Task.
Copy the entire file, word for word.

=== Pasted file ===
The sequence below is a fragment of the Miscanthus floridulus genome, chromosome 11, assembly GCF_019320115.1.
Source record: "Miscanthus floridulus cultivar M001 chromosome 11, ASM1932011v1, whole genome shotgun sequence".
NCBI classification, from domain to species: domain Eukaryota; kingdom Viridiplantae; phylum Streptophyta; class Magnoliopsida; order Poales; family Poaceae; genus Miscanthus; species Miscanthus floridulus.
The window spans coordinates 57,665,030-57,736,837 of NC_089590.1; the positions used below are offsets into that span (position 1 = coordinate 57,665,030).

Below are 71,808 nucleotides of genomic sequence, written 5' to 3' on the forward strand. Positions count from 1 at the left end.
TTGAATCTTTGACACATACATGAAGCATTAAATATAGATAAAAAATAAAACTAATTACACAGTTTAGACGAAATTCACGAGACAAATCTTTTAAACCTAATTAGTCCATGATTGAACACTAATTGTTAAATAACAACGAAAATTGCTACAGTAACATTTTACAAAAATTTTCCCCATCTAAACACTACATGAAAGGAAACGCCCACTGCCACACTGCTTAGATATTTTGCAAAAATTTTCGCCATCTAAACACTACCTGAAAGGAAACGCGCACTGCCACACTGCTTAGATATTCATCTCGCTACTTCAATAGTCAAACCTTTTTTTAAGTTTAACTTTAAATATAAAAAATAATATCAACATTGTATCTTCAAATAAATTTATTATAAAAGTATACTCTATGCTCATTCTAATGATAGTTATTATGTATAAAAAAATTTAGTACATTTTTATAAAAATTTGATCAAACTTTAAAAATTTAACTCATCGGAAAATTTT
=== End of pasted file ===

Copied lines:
The sequence below is a fragment of the Miscanthus floridulus genome, chromosome 11, assembly GCF_019320115.1.
Source record: "Miscanthus floridulus cultivar M001 chromosome 11, ASM1932011v1, whole genome shotgun sequence".
NCBI classification, from domain to species: domain Eukaryota; kingdom Viridiplantae; phylum Streptophyta; class Magnoliopsida; order Poales; family Poaceae; genus Miscanthus; species Miscanthus floridulus.
The window spans coordinates 57,665,030-57,736,837 of NC_089590.1; the positions used below are offsets into that span (position 1 = coordinate 57,665,030).

Below are 71,808 nucleotides of genomic sequence, written 5' to 3' on the forward strand. Positions count from 1 at the left end.
TTGAATCTTTGACACATACATGAAGCATTAAATATAGATAAAAAATAAAACTAATTACACAGTTTAGACGAAATTCACGAGACAAATCTTTTAAACCTAATTAGTCCATGATTGAACACTAATTGTTAAATAACAACGAAAATTGCTACAGTAACATTTTACAAAAATTTTCCCCATCTAAACACTACATGAAAGGAAACGCCCACTGCCACACTGCTTAGATATTTTGCAAAAATTTTCGCCATCTAAACACTACCTGAAAGGAAACGCGCACTGCCACACTGCTTAGATATTCATCTCGCTACTTCAATAGTCAAACCTTTTTTTAAGTTTAACTTTAAATATAAAAAATAATATCAACATTGTATCTTCAAATAAATTTATTATAAAAGTATACTCTATGCTCATTCTAATGATAGTTATTATGTATAAAAAAATTTAGTACATTTTTATAAAAATTTGATCAAACTTTAAAAATTTAACTCATCGGAAAATTTT